How am I supposed to get this out

    A safer route would be a small pin vice, less chance of damaging the screw...
  20. 5 points

    How to separate third wheel from bridge?

    What you have is an indirect centre seconds configuration where the third wheel has an extended staff that comes up through the bridge to the back of the movement. An intermediate centre seconds drive wheel is friction fit onto the extended staff which couples with the centre seconds pinion. you will probably find there is a friction spring sitting on top of the centre seconds pinion to control the inevitable stutter that these design suffer from. This was the how all centre seconds configurations were executed when centre seconds first became a thing. It's a perfectly good way to achieve centre seconds without bu$$ering about too much with the rest of the movement but it has a couple of drawbacks. The stuttering is one of them, the other is it makes the movement quite thick. Anyway, the circular plate that you refer to is not a separate part, it is a thickening of the hub of the intermediate wheel in order to provide enough meat for a competent friction fit on the staff. There is a Presto tool specifically designed for removing these, and I have also seen some very nice pullers that people have made, but a pair of very thin levers or blades usually does the trick if you are careful. And you do have to be careful. The extended staff does not take kindly to anything other than a perfectly vertical lift; cant the wheel off of erpendicular to the staff and the staff will snap. Reinstall using a staking tool to keep everything nice and true.
  21. 4 points

    Hamilton poster reprint available

    I just received my copy of the "How a watch works" poster, originally produced by the Hamilton watch company. It's now being reprinted by the American Watchmakers-Clockmakers Institute. They have two sizes available, 18x24 and 24x36. This is the smaller one, and will get framed and go in my watch room!
  22. 4 points

    Hairspring Frustration

    Thanks for all the support guys. I tried to follow as much advice as I had the competence to and cleaning it again has made a massive difference. I agitated it fairly carefully for a few minutes in IPA and helped it to dry carefully with my blower while it was flat. I did then dangle for a minute or two more to let final vapours evaporate (sorry@jdm I couldn’t resist!) Looked much better even by eye and here is the result from a half wind after a few minutes adjusting and regulating. Whilst I accept that’s not perfect I’ll take that; it’s a 20 year old cheap Seiko with a slightly distorted HS that didn’t work at all last week. Again, thanks for all the advice and support guys. Pip Sent from my iPhone using Tapatalk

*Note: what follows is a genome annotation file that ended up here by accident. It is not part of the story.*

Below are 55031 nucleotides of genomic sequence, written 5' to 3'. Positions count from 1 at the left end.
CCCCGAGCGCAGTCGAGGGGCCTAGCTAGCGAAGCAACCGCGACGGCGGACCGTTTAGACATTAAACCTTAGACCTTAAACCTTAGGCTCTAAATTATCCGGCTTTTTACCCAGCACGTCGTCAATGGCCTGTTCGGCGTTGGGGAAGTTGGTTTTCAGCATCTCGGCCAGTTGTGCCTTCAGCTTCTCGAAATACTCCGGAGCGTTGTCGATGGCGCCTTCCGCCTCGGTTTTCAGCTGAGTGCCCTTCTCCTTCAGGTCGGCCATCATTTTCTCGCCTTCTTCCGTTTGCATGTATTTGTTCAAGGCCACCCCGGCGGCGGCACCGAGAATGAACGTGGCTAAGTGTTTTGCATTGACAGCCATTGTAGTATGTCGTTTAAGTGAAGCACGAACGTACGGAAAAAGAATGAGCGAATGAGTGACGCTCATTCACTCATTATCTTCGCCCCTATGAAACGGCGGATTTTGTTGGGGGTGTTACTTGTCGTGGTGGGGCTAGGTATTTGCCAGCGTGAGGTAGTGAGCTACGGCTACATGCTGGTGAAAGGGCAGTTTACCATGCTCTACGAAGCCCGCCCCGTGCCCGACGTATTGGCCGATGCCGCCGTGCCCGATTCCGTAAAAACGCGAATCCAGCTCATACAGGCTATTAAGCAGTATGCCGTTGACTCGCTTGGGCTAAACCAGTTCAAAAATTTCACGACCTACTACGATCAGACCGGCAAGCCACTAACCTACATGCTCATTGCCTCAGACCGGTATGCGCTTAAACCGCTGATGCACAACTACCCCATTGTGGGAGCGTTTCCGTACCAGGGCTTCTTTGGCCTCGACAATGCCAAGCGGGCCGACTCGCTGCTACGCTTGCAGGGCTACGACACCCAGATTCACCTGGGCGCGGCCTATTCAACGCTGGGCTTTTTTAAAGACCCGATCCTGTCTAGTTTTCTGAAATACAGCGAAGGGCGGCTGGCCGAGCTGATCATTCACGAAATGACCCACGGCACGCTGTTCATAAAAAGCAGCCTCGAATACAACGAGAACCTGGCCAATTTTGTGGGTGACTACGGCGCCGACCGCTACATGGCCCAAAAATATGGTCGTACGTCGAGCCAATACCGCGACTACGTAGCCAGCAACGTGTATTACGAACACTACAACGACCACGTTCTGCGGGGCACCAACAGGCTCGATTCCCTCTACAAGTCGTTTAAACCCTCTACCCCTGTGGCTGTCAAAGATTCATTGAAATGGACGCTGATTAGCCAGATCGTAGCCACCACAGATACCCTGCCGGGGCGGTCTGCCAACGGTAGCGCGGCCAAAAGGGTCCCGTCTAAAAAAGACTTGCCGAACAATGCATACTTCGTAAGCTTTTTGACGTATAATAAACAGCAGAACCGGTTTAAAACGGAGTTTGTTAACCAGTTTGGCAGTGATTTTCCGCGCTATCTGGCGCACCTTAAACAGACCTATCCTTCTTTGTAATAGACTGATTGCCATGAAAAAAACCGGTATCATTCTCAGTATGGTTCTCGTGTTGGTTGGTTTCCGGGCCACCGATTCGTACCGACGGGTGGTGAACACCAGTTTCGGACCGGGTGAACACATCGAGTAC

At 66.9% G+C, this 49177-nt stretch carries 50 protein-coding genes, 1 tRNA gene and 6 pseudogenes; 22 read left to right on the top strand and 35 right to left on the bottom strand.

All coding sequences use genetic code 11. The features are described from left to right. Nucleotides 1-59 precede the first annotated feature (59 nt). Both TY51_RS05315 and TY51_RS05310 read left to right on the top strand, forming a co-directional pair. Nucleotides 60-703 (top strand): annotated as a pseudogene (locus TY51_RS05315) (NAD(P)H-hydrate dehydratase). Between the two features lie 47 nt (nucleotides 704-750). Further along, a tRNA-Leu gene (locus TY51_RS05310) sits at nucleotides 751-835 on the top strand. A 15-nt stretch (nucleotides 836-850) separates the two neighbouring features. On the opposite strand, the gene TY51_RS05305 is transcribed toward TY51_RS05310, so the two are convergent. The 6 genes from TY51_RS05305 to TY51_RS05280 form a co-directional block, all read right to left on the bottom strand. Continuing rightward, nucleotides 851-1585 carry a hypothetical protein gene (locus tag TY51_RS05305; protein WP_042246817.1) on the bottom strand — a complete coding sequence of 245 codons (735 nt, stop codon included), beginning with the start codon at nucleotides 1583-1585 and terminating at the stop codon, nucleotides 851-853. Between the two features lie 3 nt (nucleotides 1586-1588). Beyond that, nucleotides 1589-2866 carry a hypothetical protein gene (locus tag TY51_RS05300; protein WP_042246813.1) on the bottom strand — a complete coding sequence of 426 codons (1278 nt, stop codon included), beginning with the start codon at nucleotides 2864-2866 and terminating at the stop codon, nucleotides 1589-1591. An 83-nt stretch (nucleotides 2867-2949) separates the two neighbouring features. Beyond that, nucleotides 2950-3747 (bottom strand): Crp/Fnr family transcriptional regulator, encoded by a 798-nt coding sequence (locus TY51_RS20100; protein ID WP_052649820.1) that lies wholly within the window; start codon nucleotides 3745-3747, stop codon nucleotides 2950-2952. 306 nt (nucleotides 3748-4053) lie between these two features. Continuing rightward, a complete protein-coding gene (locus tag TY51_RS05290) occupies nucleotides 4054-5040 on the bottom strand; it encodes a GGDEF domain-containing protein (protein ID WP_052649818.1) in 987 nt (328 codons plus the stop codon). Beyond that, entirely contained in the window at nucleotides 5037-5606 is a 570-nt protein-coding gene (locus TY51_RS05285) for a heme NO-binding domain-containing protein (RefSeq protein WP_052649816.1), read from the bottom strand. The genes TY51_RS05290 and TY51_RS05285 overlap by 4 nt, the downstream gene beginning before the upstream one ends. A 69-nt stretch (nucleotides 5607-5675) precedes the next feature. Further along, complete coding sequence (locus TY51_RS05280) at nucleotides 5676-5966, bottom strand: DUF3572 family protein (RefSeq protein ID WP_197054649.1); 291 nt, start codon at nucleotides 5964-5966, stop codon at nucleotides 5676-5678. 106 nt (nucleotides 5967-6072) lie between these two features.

23. 4 points

    Tick by frame?

    Thought I'd try something different.... My first every stop frame video... https://youtu.be/srqzHXbt3DI
  24. 4 points

    Watch of Today

    I got this Bulova Oceanographer for a good price several month ago only to find out that the movement was incomplete . Actually , I didn't even know what the proper movement for it was supposed to be . After some research and inquiries on the Bulova forum I decided that the Automatic movement 11ANACB was the likely contender , so after a few failed attempts to at securing the missing parts with great help from my buddy and fellow forum member , ramrod , I finally got this puppy running again . A nice looking watch in the flesh even if my pics don't do it justice .
  25. 4 points

    Watch of Today

    I am a sucker for coin silver interestingly engraved 18s pocket watches (wow that was a mouthful) This is a Waltham 18s Ellery 11jewel hunter made in 1885in a coin silver case. It was a bit sad when I bought it . I striped it down cleaned it, replaced the mainspring , replaced the crystal, installed a new balance jewel and cleaned what turned out to be a really great looking case that was black. As I said I love an interesting engraved case, and this Huge Bull is great. Tell me what you think & show your interesting cases